The decline of manufacturing jobs across the U.S. has hollowed out communities and depressed the working classes across broad swathes of the country, but it has also had an unexpected social side effect: fewer marriages .
That's the conclusion of economist David Dorn of the University of Zurich, who wrote a paper with colleagues David Autor and Gordon Hanson, titled "When Work Disappears: Manufacturing Decline and the Falling Marriage Market-Value of Men."
Like other social scientists have, the team noted "a steep decline in the prevalence of marriage among young adults, and a sharp rise in the fraction of children born to unmarried mothers or living in single-headed households." They expected that "a potential contributor to both phenomena is the declining labor-market opportunities faced by males, which make them less valuable as marital partners."
Indeed, they found that "trade shocks to manufacturing industries have particularly negative impacts on the labor market prospects of men and degrade their marriage-market value along multiple dimensions."
In an article about this research, Thrive Global points out that, "since 1980, a full third of all manufacturing jobs — five million since 2000 — have evaporated, making guys less appealing as potential husbands in the process." Many American men who lost steady, relatively well-paying factory jobs, Dorn found, became cash-strapped and opioid-addicted. As he tells Thrive Global, they "become less attractive partners because they have less money and start doing drugs."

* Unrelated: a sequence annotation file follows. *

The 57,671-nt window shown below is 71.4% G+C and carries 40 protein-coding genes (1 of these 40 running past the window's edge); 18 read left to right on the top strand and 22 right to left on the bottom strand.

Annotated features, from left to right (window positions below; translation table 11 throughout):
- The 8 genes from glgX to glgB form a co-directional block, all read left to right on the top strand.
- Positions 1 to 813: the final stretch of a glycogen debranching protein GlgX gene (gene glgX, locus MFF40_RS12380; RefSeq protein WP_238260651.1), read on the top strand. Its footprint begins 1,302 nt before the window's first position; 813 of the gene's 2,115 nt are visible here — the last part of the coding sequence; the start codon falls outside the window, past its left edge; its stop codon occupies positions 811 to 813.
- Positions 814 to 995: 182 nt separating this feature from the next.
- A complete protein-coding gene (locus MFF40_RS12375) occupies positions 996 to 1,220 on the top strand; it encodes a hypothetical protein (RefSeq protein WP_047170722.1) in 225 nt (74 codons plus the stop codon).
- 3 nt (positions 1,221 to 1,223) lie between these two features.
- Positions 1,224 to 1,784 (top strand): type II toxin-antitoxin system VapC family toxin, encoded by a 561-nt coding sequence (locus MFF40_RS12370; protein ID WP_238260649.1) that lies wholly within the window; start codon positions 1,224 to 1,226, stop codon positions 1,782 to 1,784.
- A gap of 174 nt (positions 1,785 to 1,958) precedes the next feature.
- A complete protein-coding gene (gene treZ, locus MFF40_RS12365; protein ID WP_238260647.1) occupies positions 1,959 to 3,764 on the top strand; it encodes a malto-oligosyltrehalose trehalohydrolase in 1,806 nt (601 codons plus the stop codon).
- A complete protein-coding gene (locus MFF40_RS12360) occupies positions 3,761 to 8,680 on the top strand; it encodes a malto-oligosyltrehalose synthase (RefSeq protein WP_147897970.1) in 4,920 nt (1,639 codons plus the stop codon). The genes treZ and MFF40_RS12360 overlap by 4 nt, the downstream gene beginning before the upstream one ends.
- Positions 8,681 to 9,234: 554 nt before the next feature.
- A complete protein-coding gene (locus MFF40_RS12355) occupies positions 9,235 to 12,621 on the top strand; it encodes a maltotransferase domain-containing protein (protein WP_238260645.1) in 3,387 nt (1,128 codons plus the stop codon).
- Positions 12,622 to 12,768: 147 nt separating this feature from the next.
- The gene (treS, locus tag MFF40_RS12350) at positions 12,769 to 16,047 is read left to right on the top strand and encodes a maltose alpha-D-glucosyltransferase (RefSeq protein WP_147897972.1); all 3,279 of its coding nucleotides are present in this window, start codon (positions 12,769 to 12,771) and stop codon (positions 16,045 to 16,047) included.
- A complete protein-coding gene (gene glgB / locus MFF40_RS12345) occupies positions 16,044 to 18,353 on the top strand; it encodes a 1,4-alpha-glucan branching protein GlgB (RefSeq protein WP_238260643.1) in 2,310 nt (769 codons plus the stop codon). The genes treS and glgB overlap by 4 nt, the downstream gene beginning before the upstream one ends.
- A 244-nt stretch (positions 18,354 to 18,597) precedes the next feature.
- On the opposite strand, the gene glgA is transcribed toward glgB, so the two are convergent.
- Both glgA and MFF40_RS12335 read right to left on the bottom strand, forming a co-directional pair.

"Remarkably, half of unemployed men in the U.S. are on some sort of painkiller," writes Thrive Global. "Unremarkably, all that makes long-term monogamy less appealing."
In response, fertility rates in those areas went down, the economists noted, and women who did have kids were more likely to proceed with parenthood alone, even though they didn't have a lot of resources. Forty percent of all babies now are born to single moms or to unmarried partners. That's a problem, Dorn and his colleagues write, because "poverty is far more prevalent among single-headed than married households."
In short, the closing of factories can be devastating: "The loss of jobs — for men especially — is the root cause of the social anomie found in poor communities."
Economists have also discovered that bringing in new industries doesn't restore old norms. Many of the new economy's good or robot-proof jobs are traditionally female ones — like nurses and home-care aides — and so are less appealing to men, Dorn writes. Other researchers have concurred that many male workers don't want to take those positions, and sometimes, at least, their wives don't want them to, either .
Melissa S. Kearney and Riley Wilson from the University of Maryland, College Park, found that even an influx of new, traditionally masculine blue-collar jobs into a region doesn't lead to higher rates of marriage . Although the fracking boom they examined has boosted male employment, Kearney and Wilson report, "there is no evidence of an increase in marriage rates."
So men may now need more than just money to be "marriageable." They may need something that can be harder to come by: education.
States with high rates of education also tend to produce more stable families: In "Minnesota, New Jersey, Massachusetts and Connecticut, at least 51 percent of teenagers are being raised by both biological parents, among the highest rates in the nation," The New York Times reports.
Dorn agrees that education can help make men more employable and more marriageable. If possible, he suggests, go back to school: "Specialize in areas that are harder to automate — jobs that require problem-solving and creativity."
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